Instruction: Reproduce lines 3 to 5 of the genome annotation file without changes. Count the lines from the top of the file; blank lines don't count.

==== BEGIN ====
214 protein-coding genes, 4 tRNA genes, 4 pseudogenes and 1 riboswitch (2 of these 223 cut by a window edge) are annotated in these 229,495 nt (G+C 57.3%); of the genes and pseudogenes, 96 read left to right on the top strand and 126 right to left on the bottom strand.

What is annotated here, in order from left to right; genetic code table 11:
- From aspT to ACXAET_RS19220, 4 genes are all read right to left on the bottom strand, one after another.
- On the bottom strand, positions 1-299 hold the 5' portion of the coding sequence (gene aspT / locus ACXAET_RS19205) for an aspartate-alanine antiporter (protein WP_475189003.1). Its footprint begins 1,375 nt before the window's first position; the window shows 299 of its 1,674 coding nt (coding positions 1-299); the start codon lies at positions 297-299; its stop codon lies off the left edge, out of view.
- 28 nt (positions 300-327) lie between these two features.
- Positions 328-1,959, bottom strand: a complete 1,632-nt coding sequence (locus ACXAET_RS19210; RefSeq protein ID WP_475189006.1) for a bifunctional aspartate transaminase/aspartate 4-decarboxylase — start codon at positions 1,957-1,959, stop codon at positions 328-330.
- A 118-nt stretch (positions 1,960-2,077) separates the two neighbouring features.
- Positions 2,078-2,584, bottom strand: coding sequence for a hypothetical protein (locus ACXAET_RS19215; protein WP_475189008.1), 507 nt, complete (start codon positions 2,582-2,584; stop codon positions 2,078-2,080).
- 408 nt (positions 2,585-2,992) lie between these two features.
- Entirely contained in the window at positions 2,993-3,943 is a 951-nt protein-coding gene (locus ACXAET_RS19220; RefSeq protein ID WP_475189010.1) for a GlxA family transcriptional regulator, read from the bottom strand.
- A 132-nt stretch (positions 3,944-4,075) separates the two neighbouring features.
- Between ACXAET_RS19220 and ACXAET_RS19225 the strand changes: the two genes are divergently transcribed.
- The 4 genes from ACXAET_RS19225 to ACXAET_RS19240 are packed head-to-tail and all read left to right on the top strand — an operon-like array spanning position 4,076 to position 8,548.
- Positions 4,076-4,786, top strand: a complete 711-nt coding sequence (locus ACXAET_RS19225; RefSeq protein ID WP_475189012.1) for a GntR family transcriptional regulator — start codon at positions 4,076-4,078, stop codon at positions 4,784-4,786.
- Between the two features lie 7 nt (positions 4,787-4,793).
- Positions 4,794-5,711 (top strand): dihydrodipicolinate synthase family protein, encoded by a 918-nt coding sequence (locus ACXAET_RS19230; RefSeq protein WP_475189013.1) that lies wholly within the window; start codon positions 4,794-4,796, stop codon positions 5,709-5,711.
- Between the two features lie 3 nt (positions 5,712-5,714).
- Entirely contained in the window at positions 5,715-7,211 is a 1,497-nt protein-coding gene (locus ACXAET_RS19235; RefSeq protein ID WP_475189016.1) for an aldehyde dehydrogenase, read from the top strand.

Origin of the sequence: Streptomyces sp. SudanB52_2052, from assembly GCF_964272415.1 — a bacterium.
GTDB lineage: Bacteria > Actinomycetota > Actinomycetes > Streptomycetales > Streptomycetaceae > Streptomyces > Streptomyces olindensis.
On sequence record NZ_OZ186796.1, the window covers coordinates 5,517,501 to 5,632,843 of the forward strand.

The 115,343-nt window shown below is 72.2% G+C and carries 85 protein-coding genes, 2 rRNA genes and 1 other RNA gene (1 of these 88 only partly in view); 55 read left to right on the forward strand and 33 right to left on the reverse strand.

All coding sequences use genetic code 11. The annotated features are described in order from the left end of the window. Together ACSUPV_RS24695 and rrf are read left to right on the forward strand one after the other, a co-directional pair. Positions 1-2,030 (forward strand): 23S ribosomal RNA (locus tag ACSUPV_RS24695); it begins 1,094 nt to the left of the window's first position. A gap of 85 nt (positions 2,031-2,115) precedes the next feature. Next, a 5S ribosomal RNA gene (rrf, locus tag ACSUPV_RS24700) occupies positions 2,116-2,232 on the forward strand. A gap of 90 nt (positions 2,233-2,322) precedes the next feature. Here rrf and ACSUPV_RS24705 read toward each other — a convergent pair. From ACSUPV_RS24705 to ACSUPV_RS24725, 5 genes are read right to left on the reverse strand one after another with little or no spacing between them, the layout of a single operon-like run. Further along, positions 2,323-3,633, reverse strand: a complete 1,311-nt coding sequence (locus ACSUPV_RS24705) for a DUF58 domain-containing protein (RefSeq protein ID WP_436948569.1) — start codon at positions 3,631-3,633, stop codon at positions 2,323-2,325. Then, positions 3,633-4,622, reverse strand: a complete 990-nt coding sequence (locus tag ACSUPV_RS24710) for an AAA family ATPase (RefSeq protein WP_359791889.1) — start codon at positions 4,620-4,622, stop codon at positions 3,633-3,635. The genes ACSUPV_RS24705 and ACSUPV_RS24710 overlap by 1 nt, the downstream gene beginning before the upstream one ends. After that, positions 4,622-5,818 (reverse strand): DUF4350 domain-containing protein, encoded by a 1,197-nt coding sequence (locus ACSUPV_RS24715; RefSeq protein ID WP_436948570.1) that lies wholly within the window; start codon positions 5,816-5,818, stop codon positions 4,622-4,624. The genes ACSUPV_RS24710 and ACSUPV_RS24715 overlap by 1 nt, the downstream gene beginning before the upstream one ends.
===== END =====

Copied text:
- From aspT to ACXAET_RS19220, 4 genes are all read right to left on the bottom strand, one after another.
- On the bottom strand, positions 1-299 hold the 5' portion of the coding sequence (gene aspT / locus ACXAET_RS19205) for an aspartate-alanine antiporter (protein WP_475189003.1). Its footprint begins 1,375 nt before the window's first position; the window shows 299 of its 1,674 coding nt (coding positions 1-299); the start codon lies at positions 297-299; its stop codon lies off the left edge, out of view.
- 28 nt (positions 300-327) lie between these two features.